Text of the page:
I started them with the same game I had played with them yesterday which was a hit.  I looked the ringleader in the eyes and quietly said, "Poot dtam pom" or "repeat after me."  She blinked, repeated what I said and told the other girls.  We played the game, I got them giggling and sat them down.  Next I went over my list.  They could read the words and knew every word.  My heart began to beat just a bit more comfortably.  Next I showed them a real map of Chiang Mai and their eyes showed pure terror.  I took it away and had them review left, right, forward, etc.  I broke out my fake maps.  I explained about streets and avenues and showed them how to walk from one point to another.  I took out some toy animals.  They jumped out of their chairs to grab them.  Finally, I was seeing a light go on in their faces.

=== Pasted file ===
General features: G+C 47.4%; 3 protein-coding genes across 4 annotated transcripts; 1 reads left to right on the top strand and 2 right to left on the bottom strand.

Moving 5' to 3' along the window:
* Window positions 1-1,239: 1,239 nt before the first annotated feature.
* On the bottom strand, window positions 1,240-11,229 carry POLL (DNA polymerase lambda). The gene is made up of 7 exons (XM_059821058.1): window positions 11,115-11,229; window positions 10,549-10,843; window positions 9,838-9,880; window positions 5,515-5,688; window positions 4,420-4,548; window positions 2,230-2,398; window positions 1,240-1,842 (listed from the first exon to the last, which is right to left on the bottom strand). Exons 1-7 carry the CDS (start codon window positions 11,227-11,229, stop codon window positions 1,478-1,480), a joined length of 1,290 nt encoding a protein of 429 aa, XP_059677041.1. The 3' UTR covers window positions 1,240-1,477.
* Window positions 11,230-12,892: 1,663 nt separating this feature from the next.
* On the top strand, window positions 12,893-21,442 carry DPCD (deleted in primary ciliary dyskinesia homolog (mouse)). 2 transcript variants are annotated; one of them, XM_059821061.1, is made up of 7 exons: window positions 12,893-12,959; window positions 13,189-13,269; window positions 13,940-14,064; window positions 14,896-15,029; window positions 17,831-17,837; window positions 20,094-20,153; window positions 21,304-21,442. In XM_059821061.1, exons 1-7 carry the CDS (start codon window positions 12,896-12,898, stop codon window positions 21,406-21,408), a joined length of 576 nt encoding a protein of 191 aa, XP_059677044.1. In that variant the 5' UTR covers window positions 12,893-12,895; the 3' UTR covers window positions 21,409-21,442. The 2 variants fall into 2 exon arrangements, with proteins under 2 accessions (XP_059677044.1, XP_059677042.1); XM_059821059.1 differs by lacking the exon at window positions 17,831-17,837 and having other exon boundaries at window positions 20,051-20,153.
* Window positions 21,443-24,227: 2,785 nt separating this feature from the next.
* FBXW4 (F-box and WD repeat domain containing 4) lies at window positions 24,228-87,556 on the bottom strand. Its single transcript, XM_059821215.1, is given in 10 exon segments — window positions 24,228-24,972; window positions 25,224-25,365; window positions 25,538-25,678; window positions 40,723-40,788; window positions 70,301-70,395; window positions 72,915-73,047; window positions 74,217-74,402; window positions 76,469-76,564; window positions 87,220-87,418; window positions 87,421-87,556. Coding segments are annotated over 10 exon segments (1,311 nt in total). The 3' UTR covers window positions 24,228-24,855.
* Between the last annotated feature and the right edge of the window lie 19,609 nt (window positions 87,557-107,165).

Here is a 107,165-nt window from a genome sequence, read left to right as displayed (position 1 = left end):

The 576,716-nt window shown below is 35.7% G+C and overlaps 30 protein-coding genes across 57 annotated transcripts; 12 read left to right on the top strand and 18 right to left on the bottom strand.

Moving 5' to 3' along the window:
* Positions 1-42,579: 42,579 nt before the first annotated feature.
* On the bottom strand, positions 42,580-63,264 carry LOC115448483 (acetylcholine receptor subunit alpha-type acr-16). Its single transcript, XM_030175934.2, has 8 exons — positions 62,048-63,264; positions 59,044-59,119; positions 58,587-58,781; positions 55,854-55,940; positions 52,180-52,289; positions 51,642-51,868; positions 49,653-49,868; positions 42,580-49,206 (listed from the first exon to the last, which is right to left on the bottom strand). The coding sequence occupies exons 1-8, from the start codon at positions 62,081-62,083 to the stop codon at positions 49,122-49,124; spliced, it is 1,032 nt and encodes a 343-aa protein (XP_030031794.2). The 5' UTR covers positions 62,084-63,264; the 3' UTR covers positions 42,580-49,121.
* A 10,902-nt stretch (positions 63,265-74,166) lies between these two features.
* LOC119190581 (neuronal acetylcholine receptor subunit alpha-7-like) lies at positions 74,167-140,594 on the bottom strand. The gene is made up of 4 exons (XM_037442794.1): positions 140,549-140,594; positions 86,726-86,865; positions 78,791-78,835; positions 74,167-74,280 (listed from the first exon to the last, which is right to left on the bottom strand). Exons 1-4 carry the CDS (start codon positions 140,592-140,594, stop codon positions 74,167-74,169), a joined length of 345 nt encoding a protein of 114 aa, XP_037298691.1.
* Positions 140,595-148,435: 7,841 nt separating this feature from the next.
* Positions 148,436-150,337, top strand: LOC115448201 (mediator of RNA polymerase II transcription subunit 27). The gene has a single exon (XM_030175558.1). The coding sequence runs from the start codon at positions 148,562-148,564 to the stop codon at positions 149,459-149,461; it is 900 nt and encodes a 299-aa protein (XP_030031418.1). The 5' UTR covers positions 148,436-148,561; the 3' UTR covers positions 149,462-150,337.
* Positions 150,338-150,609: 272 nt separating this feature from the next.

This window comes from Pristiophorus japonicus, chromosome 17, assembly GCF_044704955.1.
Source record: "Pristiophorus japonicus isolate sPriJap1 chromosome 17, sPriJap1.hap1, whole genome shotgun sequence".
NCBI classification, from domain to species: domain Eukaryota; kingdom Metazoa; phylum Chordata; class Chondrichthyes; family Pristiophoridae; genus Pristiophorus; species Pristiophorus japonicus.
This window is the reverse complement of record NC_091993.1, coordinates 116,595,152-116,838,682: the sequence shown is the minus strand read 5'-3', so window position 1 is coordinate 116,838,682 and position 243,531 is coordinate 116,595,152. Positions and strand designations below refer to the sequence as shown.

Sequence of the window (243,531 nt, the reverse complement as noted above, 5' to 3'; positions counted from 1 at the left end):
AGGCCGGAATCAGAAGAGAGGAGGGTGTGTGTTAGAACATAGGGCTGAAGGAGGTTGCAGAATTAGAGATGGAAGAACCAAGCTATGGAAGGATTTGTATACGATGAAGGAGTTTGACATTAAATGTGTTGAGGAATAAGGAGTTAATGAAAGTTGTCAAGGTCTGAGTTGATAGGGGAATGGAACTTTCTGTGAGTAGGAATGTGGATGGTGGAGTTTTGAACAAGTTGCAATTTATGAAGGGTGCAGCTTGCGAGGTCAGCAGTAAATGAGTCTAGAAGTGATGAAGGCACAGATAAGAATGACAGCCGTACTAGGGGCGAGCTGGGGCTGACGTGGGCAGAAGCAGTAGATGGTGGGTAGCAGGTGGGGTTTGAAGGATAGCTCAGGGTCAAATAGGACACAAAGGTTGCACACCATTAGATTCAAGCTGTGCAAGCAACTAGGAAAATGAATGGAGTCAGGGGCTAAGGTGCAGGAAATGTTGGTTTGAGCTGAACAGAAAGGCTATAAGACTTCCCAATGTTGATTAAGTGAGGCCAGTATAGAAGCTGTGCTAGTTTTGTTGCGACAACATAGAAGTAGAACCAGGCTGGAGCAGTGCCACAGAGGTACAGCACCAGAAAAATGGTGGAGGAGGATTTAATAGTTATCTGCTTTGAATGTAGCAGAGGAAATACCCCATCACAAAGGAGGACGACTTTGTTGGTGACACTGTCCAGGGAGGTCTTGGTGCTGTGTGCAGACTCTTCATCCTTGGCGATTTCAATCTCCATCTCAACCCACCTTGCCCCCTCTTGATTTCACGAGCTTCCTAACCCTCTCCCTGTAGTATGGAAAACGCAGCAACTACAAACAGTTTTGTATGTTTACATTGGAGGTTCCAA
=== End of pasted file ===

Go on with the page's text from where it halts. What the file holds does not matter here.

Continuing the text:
We tried to walk a critter from point A to point B and they still didn't get it.  I took a map and put it on the floor and said, "I am walking on this street.  What direction am I going?  How should I turn to get to the library?"  The answers started coming in like wildfire.  They got it.  I had them work in teams and gave them fake restaurants with map points noted on them, such as an Italian place across the street from the library.  I helped them and they were showing some excitement.  My heart had calmed down and I stopped sweating. 

To conclude, I brought back the real map and showed them how to read it.  A couple of the girls got it and showed the others.  They went home thanking me, "Thank you, teacher," and I went back to my teacher.  He said I had improved 100%.  I told him I was thinking I was out of my mind to teach until he told me that.  He gave me a few pointers but mostly I did well.  Damn.  I think I can do this.